interstice

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English[edit]

Etymology[edit]

From Old French interstice, from Latin interstitium

Noun[edit]

interstice (plural interstices)

  1. A small opening or space between objects, especially adjacent objects or objects set closely together, as between cords in a rope or components of a multiconductor electrical cable or between atoms in a crystal.
  2. An interval of time required by the Roman Catholic Church between the attainment of different degrees of an order.
  3. By extension, a small interval of time free to be spent on activities other than one's primary goal.
  4. Figuratively, a fragment of space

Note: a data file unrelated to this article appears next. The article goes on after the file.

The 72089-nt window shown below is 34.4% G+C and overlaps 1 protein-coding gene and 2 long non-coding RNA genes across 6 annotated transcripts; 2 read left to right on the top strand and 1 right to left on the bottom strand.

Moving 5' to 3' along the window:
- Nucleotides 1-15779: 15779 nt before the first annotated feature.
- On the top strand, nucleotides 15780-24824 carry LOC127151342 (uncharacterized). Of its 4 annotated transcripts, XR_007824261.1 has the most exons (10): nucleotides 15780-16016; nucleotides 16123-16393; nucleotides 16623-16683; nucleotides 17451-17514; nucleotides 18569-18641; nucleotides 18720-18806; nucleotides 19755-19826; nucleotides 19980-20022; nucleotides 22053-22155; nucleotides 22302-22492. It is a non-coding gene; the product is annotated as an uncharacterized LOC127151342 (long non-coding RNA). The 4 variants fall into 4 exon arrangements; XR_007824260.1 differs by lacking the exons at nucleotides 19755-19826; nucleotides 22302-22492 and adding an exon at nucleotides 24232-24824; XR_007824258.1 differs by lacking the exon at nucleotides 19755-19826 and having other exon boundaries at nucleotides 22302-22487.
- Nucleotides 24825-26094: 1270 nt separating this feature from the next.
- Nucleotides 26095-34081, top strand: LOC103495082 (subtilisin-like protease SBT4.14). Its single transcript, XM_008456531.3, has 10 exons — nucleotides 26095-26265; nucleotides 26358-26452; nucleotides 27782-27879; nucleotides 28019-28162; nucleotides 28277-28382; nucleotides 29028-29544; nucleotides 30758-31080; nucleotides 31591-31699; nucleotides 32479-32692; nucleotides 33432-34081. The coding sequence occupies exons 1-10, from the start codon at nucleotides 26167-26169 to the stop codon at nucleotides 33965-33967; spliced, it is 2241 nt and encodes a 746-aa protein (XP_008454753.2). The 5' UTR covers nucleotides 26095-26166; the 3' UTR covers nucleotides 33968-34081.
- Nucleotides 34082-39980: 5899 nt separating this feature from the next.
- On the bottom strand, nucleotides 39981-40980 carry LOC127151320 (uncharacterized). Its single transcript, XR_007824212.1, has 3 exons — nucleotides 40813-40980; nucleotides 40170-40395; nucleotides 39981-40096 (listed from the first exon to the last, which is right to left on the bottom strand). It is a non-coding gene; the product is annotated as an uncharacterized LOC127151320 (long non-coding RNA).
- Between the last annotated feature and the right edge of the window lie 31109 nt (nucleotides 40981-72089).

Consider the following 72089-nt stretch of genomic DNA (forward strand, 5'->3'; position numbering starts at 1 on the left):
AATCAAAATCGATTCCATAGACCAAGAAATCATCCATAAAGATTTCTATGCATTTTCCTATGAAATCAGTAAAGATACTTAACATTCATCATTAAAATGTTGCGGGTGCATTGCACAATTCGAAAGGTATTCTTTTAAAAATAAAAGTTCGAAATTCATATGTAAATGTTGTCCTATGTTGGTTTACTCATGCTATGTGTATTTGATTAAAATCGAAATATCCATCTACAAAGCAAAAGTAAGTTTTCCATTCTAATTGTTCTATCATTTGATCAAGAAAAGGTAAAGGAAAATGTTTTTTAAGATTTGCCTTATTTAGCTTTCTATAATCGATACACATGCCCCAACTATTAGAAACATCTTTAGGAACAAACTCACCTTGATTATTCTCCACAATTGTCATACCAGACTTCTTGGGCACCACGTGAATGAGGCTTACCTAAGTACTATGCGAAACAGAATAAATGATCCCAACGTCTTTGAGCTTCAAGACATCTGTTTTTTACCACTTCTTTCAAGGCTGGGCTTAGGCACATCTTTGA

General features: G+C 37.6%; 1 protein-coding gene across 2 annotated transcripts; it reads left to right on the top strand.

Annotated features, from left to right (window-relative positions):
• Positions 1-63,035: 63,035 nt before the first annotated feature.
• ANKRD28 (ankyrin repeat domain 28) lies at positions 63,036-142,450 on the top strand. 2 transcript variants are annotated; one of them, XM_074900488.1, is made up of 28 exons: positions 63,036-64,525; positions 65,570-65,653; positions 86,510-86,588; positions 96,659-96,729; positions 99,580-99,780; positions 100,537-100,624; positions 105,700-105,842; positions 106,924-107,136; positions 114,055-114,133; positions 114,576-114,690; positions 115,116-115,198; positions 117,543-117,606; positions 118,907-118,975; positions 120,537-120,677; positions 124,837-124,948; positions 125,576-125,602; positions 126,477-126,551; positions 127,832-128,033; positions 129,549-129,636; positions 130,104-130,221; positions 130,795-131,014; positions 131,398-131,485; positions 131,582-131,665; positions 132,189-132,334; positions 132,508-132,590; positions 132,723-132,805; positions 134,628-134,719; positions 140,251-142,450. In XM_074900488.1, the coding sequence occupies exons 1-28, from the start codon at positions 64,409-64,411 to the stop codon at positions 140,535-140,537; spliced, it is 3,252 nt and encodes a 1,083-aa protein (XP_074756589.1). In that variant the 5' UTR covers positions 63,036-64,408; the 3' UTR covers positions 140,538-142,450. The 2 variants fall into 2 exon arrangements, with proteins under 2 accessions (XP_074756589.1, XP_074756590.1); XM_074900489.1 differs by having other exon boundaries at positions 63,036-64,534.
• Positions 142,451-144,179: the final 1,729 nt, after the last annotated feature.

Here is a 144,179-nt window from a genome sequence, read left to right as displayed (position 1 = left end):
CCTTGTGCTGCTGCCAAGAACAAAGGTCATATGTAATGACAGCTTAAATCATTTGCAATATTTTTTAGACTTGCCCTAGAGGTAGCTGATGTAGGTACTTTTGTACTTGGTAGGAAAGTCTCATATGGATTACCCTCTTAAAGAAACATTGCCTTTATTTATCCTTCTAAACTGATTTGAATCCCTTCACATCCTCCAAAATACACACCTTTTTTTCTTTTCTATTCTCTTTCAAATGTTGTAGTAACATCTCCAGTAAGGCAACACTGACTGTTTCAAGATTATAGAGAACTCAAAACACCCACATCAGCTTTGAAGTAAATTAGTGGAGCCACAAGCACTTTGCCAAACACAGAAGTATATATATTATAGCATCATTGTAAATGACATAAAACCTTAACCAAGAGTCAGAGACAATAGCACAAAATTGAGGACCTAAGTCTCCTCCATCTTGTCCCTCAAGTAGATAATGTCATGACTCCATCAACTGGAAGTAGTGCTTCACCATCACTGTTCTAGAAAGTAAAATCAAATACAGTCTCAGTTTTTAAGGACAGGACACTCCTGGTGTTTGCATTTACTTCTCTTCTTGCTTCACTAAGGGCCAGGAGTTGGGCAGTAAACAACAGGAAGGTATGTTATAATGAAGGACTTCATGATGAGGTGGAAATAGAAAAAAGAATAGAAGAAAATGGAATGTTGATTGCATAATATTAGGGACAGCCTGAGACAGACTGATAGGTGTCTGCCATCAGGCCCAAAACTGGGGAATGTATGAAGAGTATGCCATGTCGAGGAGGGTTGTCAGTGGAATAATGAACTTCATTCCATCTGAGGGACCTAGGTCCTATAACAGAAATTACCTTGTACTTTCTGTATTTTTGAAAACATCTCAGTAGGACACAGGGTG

• 2013, Simon Jenkins, Gibraltar and the Falklands deny the logic of history (in The Guardian, 14 August 2013)[1]
      Relics of the British empire now mostly survive in the interstices of the global economy. They are the major winners from the fiscal haemorrhage that has resulted from financial globalisation.

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Translations[edit]

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External links[edit]


French[edit]

Noun[edit]

interstice m (plural interstices)

  1. (religion) interstice
  2. gap, interval

Derived terms[edit]